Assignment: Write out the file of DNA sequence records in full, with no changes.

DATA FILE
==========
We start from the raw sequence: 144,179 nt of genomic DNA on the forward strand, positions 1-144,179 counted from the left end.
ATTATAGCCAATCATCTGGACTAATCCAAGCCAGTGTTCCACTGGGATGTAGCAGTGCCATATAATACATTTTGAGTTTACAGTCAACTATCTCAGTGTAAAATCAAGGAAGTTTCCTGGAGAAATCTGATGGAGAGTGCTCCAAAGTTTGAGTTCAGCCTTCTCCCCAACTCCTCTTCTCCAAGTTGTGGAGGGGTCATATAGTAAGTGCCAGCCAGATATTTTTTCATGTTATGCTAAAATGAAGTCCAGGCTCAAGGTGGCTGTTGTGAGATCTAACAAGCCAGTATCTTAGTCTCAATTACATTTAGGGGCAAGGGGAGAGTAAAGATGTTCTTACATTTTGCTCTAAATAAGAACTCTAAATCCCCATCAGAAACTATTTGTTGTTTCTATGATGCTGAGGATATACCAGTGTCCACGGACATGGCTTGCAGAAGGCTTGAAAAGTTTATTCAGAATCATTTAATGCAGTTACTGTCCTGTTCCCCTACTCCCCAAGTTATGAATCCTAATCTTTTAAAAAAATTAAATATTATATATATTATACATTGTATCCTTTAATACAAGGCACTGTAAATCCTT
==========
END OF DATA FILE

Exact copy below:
We start from the raw sequence: 144,179 nt of genomic DNA on the forward strand, positions 1-144,179 counted from the left end.
ATTATAGCCAATCATCTGGACTAATCCAAGCCAGTGTTCCACTGGGATGTAGCAGTGCCATATAATACATTTTGAGTTTACAGTCAACTATCTCAGTGTAAAATCAAGGAAGTTTCCTGGAGAAATCTGATGGAGAGTGCTCCAAAGTTTGAGTTCAGCCTTCTCCCCAACTCCTCTTCTCCAAGTTGTGGAGGGGTCATATAGTAAGTGCCAGCCAGATATTTTTTCATGTTATGCTAAAATGAAGTCCAGGCTCAAGGTGGCTGTTGTGAGATCTAACAAGCCAGTATCTTAGTCTCAATTACATTTAGGGGCAAGGGGAGAGTAAAGATGTTCTTACATTTTGCTCTAAATAAGAACTCTAAATCCCCATCAGAAACTATTTGTTGTTTCTATGATGCTGAGGATATACCAGTGTCCACGGACATGGCTTGCAGAAGGCTTGAAAAGTTTATTCAGAATCATTTAATGCAGTTACTGTCCTGTTCCCCTACTCCCCAAGTTATGAATCCTAATCTTTTAAAAAAATTAAATATTATATATATTATACATTGTATCCTTTAATACAAGGCACTGTAAATCCTT